Please use this identifier to cite or link to this item: http://docs.prosentient.com.au/prosentientjspui/handle/1/10922
Title: Pregnancy And Neonatal Diabetes Outcomes in Remote Australia: the PANDORA study-an observational birth cohort.
Authors: Maple-Brown, Louise
Lee, I-Lynn
Longmore, Danielle
Barzi, Federica
Connors, Christine
Boyle, Jacqueline A
Moore, Elizabeth
Whitbread, Cherie
Kirkwood, Marie
Graham, Sian
Hampton, Vanya
Simmonds, Alison
Van Dokkum, Paula
Kelaart, Joanna
Thomas, Sujatha
Chitturi, Shridhar
Eades, Sandra
Corpus, Sumaria
Lynch, Michael
Lu, Zhong X
O'Dea, Kerin
Zimmet, Paul
Oats, Jeremy
McIntyre, Harold D
Brown, Alex D H
Shaw, Jonathan E
Affiliation: Wellbeing and Preventable Chronic Diseases Division, Menzies School of Health Research, Darwin, NT, Australia.. Endocrinology Department, Division of Medicine, Royal Darwin Hospital, Darwin, NT, Australia..
Wellbeing and Preventable Chronic Diseases Division, Menzies School of Health Research, Darwin, NT, Australia..
Wellbeing and Preventable Chronic Diseases Division, Menzies School of Health Research, Darwin, NT, Australia..
Wellbeing and Preventable Chronic Diseases Division, Menzies School of Health Research, Darwin, NT, Australia..
Remote Primary Health Care, Top End Health Services, Northern Territory Department of Health, Darwin, NT, Australia..
Wellbeing and Preventable Chronic Diseases Division, Menzies School of Health Research, Darwin, NT, Australia.. Monash Centre for Health Research and Implementation, School of Public Health and Preventive Medicine, Monash University, Melbourne, VIC, Australia..
Public Health Unit, Aboriginal Medical Services Alliance, Darwin, NT, Australia..
Wellbeing and Preventable Chronic Diseases Division, Menzies School of Health Research, Darwin, NT, Australia.. Endocrinology Department, Division of Medicine, Royal Darwin Hospital, Darwin, NT, Australia..
Wellbeing and Preventable Chronic Diseases Division, Menzies School of Health Research, Darwin, NT, Australia..
Wellbeing and Preventable Chronic Diseases Division, Menzies School of Health Research, Darwin, NT, Australia..
Wellbeing and Preventable Chronic Diseases Division, Menzies School of Health Research, Darwin, NT, Australia..
Wellbeing and Preventable Chronic Diseases Division, Menzies School of Health Research, Darwin, NT, Australia..
Aboriginal Health Domain, Baker Heart and Diabetes Institute, Alice Springs, NT, Australia..
Aboriginal Health Domain, Baker Heart and Diabetes Institute, Alice Springs, NT, Australia..
Division of Maternal and Child Health, Royal Darwin Hospital, Darwin, NT, Australia..
Endocrinology Department, Division of Medicine, Royal Darwin Hospital, Darwin, NT, Australia..
Clinical and Population Health, Baker Heart and Diabetes Institute, Melbourne, Australia..
Clinical Services, Danila Dilba Health Service, Darwin, NT, Australia..
Pathology Network, Top End Health and Hospital Services, Darwin, NT, Australia..
Biochemistry Department, Melbourne Pathology, Melbourne, VIC, Australia.. Department of Medicine, Monash University, Melbourne, Australia..
Wellbeing and Preventable Chronic Diseases Division, Menzies School of Health Research, Darwin, NT, Australia.. School of Health Sciences, University of South Australia, Adelaide, SA, Australia..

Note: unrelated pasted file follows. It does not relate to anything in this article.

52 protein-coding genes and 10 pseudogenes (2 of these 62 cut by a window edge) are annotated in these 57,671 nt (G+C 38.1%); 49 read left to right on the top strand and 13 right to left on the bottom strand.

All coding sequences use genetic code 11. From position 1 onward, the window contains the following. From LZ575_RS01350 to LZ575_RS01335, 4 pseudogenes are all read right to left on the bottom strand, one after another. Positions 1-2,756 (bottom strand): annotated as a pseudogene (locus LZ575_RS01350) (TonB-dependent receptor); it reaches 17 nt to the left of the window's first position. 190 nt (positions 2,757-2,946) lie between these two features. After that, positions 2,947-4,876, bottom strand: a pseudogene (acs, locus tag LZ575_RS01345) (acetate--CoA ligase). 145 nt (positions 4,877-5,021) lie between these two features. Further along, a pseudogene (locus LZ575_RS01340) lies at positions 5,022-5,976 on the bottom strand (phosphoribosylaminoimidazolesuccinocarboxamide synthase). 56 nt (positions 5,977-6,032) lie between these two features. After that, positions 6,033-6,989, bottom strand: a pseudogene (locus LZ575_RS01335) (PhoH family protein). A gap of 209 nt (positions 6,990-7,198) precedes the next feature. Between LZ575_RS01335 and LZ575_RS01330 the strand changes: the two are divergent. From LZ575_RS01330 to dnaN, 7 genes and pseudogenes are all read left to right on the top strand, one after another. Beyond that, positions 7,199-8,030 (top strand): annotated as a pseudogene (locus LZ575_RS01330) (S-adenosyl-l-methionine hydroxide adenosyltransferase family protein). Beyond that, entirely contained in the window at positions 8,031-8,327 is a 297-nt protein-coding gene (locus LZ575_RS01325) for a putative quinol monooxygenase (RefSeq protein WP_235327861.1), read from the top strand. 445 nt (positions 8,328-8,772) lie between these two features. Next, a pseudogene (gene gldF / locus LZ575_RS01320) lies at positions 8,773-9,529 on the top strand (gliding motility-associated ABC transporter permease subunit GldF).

Department of Diabetes, Central Clinical School, Monash University, Melbourne, VIC, Australia..
Melbourne School of Population and Global Health, University of Melbourne, Melbourne, VIC, Australia..
Faculty of Medicine, Mater Medical Research Institute, University of Queensland, Brisbane, QLD, Australia..
Wardliparingga Aboriginal Research Unit, South Australian Health and Medical Research Institute, Adelaide, SA, Australia..
Clinical and Population Health, Baker Heart and Diabetes Institute, Melbourne, Australia..
Issue Date: 30-Nov-2018
Citation: International journal of epidemiology 2018-11-30
Abstract: In Australia's Northern Territory, 33% of babies are born to Indigenous mothers, who experience high rates of hyperglycemia in pregnancy. We aimed to determine the extent to which pregnancy outcomes for Indigenous Australian women are explained by relative frequencies of diabetes type [type 2 diabetes (T2DM) and gestational diabetes (GDM)]. This prospective birth cohort study examined participants recruited from a hyperglycemia in pregnancy register. Baseline data collected were antenatal and perinatal clinical information, cord blood and neonatal anthropometry. Of 1135 women (48% Indigenous), 900 had diabetes: 175 T2DM, 86 newly diagnosed diabetes in pregnancy (DIP) and 639 had GDM. A group of 235 women without hyperglycemia in pregnancy was also recruited. Diabetes type differed for Indigenous and non-Indigenous women (T2DM, 36 vs 5%; DIP, 15 vs 7%; GDM, 49 vs 88%, p < 0.001). Within each diabetes type, Indigenous women were younger and had higher smoking rates. Among women with GDM/DIP, Indigenous women demonstrated poorer birth outcomes than non-Indigenous women: large for gestational age, 19 vs 11%, p = 0·002; neonatal fat 11.3 vs 10.2%, p < 0.001. In the full cohort, on multivariate regression, T2DM and DIP were independently associated (and Indigenous ethnicity was not) with pregnancy outcomes. Higher rates of T2DM among Indigenous women predominantly contribute to absolute poorer pregnancy outcomes among Indigenous women with hyperglycemia. As with Indigenous and minority populations globally, prevention or delay of type 2 diabetes in younger women is vital to improve pregnancy outcomes and possibly to improve the long-term health of their offspring.
URI: http://docs.prosentient.com.au/prosentientjspui/handle/1/10922
DOI: 10.1093/ije/dyy245
Type: Journal Article
Appears in Collections:NT Health digital library

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